Study finds over half of global companies surveyed are emitting "unsustainable" levels of carbon
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Author: Mary Mazzoni, TriplePundit
Climate Counts and the Center for Sustainable Organizations just released what they call the “world’s first” science-based company rankings,...[assessing] the emissions performance of 100 companies from 2005 to 2012 within the context of climate science to identify...companies on a sustainable emissions path...Nearly half of the 100 companies analyzed rated sustainably in the study, meaning they are on track with science-based targets...Autodesk, Unilever and Eli Lilly came away with the top three spots...[One caveat] is that only direct emissions and emissions from the purchase of electricity, heat or steam...were analyzed...not indirect emissions from the supply chain and product use. This puts the likes of Chevron, BP and Halliburton above burgeoning sustainability darlings Marks & Spencer and IBM...[Large firms] like Walmart and Amazon are notably absent, as the study is limited to companies that have voluntarily disclosed their emissions through the Carbon Disclosure Project.
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- Related companies: Abbott Laboratories Amazon.com Anheuser-Busch (part of Anheuser-Busch InBev) Anheuser-Busch InBev AstraZeneca Avon Bank of America BASF Baxter International Bayer BMW BP Bristol-Myers Squibb BT Canon Cemex Chevron Cisco Systems Citigroup Clorox Coca-Cola Colgate-Palmolive ConAgra Danone Dell Deutsche Bank Deutsche Telekom Diageo Dow Chemical Electrolux Eli Lilly EMC Emerson Electric Ericsson ExxonMobil Ford Fuji Photo Film Gap General Electric General Mills General Motors H&M Halliburton Hasbro Heineken Herman Miller Hess Corporation Hitachi HP (Hewlett-Packard) HSBC Hyundai Group IBM Intel International Paper Johnson & Johnson Kellogg's Kimberly-Clark Kraft Foods L'Oreal Lexmark Limited Brands Marks & Spencer Marriott Merck Microsoft Molson Coors Nestlé News Corporation Nippon Steel Nokia Novartis Office Depot Panasonic PepsiCo Pfizer Praxair Procter & Gamble Reckitt Benckiser Royal Bank of Scotland SABMiller Samsung Sharp Sherwin-Williams Siemens Sony State Street Target Tesco Toshiba Toyota Unilever United Technologies UPS Verizon Volkswagen Volvo Group Walmart Wells Fargo Weyerhaeuser Whirlpool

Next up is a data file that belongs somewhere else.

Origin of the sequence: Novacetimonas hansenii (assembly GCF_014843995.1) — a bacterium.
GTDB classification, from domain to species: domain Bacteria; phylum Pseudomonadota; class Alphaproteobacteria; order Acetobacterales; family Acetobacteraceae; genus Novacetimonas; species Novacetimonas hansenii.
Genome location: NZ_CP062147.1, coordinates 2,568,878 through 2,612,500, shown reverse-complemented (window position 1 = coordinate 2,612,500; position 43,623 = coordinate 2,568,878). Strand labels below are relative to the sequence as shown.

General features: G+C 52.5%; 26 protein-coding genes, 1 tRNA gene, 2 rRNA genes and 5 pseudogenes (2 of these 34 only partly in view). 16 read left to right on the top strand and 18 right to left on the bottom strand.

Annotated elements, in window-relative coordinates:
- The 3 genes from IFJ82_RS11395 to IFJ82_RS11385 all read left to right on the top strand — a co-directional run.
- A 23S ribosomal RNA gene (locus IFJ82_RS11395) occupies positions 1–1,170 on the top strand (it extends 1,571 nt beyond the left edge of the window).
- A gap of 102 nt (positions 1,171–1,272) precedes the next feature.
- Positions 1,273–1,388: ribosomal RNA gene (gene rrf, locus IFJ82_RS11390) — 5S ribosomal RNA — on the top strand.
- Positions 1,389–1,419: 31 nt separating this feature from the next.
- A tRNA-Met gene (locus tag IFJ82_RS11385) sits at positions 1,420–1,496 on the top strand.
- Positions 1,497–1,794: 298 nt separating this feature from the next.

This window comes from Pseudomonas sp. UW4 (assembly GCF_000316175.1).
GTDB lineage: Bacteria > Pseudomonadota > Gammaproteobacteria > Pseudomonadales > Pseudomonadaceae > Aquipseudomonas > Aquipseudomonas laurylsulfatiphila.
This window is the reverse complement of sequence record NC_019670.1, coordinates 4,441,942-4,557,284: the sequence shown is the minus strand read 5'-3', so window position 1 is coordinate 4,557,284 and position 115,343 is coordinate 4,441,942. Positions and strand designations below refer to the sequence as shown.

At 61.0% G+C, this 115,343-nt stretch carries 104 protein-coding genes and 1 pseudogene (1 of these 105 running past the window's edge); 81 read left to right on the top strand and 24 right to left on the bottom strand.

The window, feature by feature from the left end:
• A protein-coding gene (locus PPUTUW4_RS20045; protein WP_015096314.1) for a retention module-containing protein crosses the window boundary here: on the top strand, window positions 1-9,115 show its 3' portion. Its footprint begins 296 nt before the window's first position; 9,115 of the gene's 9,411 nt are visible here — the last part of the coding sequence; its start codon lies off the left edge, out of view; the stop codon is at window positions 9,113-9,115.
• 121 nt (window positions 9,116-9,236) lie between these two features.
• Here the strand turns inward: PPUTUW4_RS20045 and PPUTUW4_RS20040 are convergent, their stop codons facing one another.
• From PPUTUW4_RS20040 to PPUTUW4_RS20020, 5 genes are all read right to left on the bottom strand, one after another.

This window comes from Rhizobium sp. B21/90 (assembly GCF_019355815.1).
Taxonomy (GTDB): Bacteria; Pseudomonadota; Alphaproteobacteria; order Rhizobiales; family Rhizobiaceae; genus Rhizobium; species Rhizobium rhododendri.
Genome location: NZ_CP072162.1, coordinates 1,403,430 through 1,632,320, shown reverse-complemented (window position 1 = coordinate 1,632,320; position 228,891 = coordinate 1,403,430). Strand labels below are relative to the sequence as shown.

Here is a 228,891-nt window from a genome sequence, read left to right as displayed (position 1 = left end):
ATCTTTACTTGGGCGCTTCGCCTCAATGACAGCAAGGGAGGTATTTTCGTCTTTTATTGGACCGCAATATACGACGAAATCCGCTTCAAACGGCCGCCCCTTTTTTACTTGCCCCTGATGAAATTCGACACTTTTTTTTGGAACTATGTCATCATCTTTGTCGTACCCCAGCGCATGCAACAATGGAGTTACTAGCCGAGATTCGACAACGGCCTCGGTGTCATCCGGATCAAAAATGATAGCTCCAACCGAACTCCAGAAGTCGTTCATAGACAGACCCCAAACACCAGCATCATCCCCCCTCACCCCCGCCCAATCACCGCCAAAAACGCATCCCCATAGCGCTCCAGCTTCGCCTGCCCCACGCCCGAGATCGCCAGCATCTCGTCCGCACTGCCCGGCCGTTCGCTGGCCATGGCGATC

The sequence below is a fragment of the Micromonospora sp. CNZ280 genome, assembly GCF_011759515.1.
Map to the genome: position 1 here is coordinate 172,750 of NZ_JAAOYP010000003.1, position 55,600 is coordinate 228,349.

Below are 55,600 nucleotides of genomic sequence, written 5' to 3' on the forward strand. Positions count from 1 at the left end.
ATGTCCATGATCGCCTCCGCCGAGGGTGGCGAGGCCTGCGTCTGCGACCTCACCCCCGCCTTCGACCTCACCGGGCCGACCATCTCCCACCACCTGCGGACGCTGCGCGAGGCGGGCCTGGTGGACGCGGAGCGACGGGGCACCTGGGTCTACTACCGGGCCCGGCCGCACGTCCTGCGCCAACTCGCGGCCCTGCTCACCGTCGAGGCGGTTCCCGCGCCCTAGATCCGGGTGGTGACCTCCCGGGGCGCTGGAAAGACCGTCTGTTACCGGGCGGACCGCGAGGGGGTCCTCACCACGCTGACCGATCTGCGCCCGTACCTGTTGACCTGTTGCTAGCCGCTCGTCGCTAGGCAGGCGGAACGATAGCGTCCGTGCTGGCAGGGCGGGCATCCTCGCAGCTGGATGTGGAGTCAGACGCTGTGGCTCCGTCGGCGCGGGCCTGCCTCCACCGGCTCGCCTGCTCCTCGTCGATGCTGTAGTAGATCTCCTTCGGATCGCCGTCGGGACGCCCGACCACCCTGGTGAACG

Author: Climate Counts
If a company claims that it plans to reduce its carbon footprint 15% by 2020, is that good? Better yet, is it enough? The purpose of this study was to analyze the greenhouse gas emissions of 100 global corporations between 2005 and 2012 to determine their performance against science-based goals that seek to limit climate change to 2° Celsius (3.6° Fahrenheit).